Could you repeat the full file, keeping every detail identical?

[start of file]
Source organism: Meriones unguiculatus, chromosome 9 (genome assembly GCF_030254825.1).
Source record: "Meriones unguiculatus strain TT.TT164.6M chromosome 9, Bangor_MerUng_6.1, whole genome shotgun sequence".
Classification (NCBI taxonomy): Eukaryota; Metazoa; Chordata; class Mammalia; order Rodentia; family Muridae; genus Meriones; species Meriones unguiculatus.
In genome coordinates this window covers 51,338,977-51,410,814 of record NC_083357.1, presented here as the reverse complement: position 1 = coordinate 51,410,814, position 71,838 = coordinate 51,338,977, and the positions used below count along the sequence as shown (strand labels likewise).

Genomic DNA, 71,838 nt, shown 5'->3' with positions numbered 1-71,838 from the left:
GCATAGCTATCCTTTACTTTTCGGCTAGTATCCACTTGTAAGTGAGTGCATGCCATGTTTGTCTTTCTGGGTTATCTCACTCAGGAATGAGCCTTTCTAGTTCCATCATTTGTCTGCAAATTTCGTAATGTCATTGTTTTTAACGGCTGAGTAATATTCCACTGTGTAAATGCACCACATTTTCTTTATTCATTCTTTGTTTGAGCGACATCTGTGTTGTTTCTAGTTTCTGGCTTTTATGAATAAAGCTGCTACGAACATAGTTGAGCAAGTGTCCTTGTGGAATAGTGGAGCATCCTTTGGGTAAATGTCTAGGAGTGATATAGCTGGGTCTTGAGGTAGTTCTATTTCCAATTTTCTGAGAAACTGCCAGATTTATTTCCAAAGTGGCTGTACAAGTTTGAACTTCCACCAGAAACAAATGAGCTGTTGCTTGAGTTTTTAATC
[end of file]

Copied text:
Source organism: Meriones unguiculatus, chromosome 9 (genome assembly GCF_030254825.1).
Source record: "Meriones unguiculatus strain TT.TT164.6M chromosome 9, Bangor_MerUng_6.1, whole genome shotgun sequence".
Classification (NCBI taxonomy): Eukaryota; Metazoa; Chordata; class Mammalia; order Rodentia; family Muridae; genus Meriones; species Meriones unguiculatus.
In genome coordinates this window covers 51,338,977-51,410,814 of record NC_083357.1, presented here as the reverse complement: position 1 = coordinate 51,410,814, position 71,838 = coordinate 51,338,977, and the positions used below count along the sequence as shown (strand labels likewise).

Genomic DNA, 71,838 nt, shown 5'->3' with positions numbered 1-71,838 from the left:
GCATAGCTATCCTTTACTTTTCGGCTAGTATCCACTTGTAAGTGAGTGCATGCCATGTTTGTCTTTCTGGGTTATCTCACTCAGGAATGAGCCTTTCTAGTTCCATCATTTGTCTGCAAATTTCGTAATGTCATTGTTTTTAACGGCTGAGTAATATTCCACTGTGTAAATGCACCACATTTTCTTTATTCATTCTTTGTTTGAGCGACATCTGTGTTGTTTCTAGTTTCTGGCTTTTATGAATAAAGCTGCTACGAACATAGTTGAGCAAGTGTCCTTGTGGAATAGTGGAGCATCCTTTGGGTAAATGTCTAGGAGTGATATAGCTGGGTCTTGAGGTAGTTCTATTTCCAATTTTCTGAGAAACTGCCAGATTTATTTCCAAAGTGGCTGTACAAGTTTGAACTTCCACCAGAAACAAATGAGCTGTTGCTTGAGTTTTTAATC